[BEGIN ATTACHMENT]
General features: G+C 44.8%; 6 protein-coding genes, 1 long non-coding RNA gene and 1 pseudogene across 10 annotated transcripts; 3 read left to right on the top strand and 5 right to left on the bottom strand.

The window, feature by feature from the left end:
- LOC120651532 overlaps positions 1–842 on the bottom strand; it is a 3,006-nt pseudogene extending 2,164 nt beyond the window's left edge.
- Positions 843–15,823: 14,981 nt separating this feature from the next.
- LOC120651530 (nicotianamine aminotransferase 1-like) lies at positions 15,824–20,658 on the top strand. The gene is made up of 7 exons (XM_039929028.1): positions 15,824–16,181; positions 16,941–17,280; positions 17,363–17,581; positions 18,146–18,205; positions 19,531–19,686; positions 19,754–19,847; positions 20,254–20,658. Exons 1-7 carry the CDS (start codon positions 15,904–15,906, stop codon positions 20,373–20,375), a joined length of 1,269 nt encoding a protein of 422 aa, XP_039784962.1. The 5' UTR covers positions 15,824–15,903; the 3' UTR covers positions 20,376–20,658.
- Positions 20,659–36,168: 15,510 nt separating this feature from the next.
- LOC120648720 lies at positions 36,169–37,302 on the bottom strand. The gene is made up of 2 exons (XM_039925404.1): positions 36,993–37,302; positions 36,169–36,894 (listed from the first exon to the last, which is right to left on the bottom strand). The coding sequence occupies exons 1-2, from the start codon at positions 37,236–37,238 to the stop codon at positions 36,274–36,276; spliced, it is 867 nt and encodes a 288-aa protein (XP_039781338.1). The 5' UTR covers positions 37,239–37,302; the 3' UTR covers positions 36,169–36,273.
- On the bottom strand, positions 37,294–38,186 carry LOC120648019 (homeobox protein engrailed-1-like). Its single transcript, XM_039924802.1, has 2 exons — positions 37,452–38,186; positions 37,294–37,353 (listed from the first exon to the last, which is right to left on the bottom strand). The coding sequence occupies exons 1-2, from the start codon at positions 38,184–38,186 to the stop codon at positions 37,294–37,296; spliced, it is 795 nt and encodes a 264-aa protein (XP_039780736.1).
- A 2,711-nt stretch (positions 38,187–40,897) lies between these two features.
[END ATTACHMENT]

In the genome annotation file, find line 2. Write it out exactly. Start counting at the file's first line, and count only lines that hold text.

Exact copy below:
The window, feature by feature from the left end: